The result of all this is that very quickly we can end up moving almost seamlessly from pretending to be an adult to actually being an adult and coping with adult burdens. In our haste to grow up, we effectively sacrifice a big chunk of our childhood. This may leave us with a hunger that is never satisfied. The net result of this childhood interruptus: We reach back with longing, trying to grab and hold onto whatever we can.

As a culture, we may appear to outsiders to be perpetually suffering from “Peter Pan syndrome.” Yet under that appearance of childish behavior may lie a deep desire to satisfy our internal child once and for all – so we can move on with full gusto into the business of being fully satisfied adults.

Paying With Our Bodies

Let’s look at how this tussle with aging plays out. For most kids, school is a full-time job. Add various outside classes, tutors, extracurricular activities, homework, chores, and by the time we reach high school we are already overcommitted.

We jump directly from high school to either college or a job, and from college we are expected to jump directly into a career. Our focus is always on the future. Sometime about 29 or so, we may feel like life is passing us by and we never got the chance to get off the merry-go-round and play on the other rides.

This can trigger extreme behaviors fueled by the panic that we are going to miss the fun part of life. Or it can trigger a rising hopelessness. We see stress aging our bodies, and we latch onto that as something we can control a little. We tackle the symptoms from the outside – with creams, potions, workouts and surgeries – but we rarely address the breakdown occurring at our core.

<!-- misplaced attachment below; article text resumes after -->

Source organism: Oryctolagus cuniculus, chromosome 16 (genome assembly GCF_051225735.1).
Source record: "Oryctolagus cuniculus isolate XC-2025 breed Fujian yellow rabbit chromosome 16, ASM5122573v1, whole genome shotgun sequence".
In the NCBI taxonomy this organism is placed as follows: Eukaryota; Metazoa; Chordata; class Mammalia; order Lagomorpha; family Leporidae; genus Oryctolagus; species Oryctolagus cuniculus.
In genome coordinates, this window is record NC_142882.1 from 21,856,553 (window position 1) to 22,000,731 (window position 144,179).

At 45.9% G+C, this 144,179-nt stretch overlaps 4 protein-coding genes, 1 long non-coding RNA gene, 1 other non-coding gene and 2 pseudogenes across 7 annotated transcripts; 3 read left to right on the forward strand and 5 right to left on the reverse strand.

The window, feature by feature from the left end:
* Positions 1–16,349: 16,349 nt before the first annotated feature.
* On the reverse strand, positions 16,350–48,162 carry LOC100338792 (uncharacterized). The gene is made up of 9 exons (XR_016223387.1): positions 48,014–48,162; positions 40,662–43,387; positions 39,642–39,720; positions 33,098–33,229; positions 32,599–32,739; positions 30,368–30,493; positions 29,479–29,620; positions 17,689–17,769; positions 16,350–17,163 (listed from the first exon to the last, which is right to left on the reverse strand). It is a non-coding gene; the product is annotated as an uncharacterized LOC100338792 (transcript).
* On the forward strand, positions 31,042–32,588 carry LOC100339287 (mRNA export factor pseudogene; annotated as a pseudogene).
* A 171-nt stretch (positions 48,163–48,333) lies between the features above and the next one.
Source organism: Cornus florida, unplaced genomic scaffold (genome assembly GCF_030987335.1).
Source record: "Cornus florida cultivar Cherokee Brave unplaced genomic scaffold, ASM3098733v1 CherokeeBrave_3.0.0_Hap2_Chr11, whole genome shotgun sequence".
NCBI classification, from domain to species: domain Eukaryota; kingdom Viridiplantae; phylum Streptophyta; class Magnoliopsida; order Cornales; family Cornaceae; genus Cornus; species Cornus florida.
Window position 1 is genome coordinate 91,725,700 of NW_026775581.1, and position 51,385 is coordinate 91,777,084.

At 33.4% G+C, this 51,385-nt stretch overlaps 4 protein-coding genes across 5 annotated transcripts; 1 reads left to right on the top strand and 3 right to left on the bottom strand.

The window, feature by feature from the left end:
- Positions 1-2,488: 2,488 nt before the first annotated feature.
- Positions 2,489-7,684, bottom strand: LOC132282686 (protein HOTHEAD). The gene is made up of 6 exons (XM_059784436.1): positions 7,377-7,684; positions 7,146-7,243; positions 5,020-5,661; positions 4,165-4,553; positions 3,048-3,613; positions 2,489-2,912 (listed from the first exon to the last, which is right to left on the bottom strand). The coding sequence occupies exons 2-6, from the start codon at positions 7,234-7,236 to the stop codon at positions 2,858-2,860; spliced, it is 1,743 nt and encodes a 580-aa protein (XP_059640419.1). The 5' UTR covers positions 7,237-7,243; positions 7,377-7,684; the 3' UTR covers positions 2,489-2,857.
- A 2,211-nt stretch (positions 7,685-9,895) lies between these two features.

Stress works like a credit card – it forces your body to borrow its resources of tomorrow to get through today. But at some point that bill comes due, with interest, and often that debit takes the physical form of premature aging. Our eyes, skin and hair lose their sheen. Our metabolism plummets. Our excitement in using our body diminishes. But, having no time to simply be, much less regroup and recuperate, we continue to pile up more and more stress, perhaps hoping to buy ourselves some time to relax “in the future.”

Meanwhile, seeing that things aren’t going to be fun or easy for a long, long time, the child in us simply checks out. Buh-bye. When this happens, that part of us just withers and crumples like old skin.

Whether or not we can name what’s happened, we feel it. Watching children, we may suddenly be overcome with envy or grief. Their enthusiasm, hope, spontaneity and ability to be emotionally authentic seem to us as far out of reach as another galaxy. Their boundless energy, ability to play and be fully present in each moment may trigger feelings of resentment and despair. After being around healthy children, we may feel even older, more tired and depressed.

Recasting Adulthood

Now, maybe you never had a very happy childhood to begin with. In any case, none of us really has the option of going back and being someone else’s kid. But as an adult, you do have the advantage of being able to re-parent yourself and your inner kid any way you’d like. With enough will and imagination, each of us can make adult decisions that will help coax our own inner kids to come back to us.